Christie?s is to end auctions dedicated to cameras and other classic kit at its South Kensington premises in London after more than 30 years.
Christie?s held its first camera auction in 1973 and claims to have been the world?s leading camera auctioneer since the late 1970s.
The last auction of still cameras will take place on 6 June, featuring Leica, Nikon, 35mm and other photographic equipment. Photograph auctions will not be affected by the decision.
We understand from a well-placed source that the move is the result of falling demand for collectible kit over recent years.
Christina Freyberg, public relations manager for Christie?s in London, confirmed the end of dedicated camera sales. ?It?s a strategic decision,? she told us. ?We are moving away from a collector-centric approach.?
However, she would not be drawn on whether falling demand was the reason for the move or whether it is part of a money-saving plan.
Freyberg said that cameras may be included in future sales as part of auctions that feature art objects, but she could not say for certain.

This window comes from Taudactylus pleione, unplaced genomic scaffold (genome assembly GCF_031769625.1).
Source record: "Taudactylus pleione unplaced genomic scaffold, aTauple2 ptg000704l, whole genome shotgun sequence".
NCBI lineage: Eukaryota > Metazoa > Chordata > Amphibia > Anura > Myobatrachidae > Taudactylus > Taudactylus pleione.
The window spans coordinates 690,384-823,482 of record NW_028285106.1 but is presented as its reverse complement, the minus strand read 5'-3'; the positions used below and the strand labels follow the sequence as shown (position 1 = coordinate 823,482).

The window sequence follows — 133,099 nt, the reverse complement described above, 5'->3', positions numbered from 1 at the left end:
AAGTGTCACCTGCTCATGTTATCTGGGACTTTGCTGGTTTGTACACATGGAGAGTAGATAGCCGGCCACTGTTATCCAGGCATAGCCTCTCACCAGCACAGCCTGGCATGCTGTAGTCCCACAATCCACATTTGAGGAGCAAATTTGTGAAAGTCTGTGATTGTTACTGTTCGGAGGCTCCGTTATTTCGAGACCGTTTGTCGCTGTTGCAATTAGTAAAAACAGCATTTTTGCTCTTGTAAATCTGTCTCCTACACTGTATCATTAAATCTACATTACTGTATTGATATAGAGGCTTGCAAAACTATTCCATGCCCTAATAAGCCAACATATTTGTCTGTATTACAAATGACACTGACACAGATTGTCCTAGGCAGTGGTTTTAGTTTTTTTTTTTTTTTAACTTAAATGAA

She added that the decision is part of restructuring which is expected to lead to the loss of at least six jobs at Christie?s South Kensington.
The move means Christie?s director and camera specialist Michael Pritchard will be leaving the auctioneers after 21 years.
He told us that Christie?s remains committed to its South Kensington base in which, he said, the company has ?invested heavily? in recent years.
According to Christie?s, the collectible market reached its peak in the mid-1990s when it clocked-up £2m a year in sales.
Pritchard added: ?Some of my personal highlights have been the re-setting of many auction record prices during my career; dealing with some very exciting collections including that of several renowned collectors and photographers, especially the 1991 landmark spy camera sale, the property of Terence Donovan and property from several international museums.?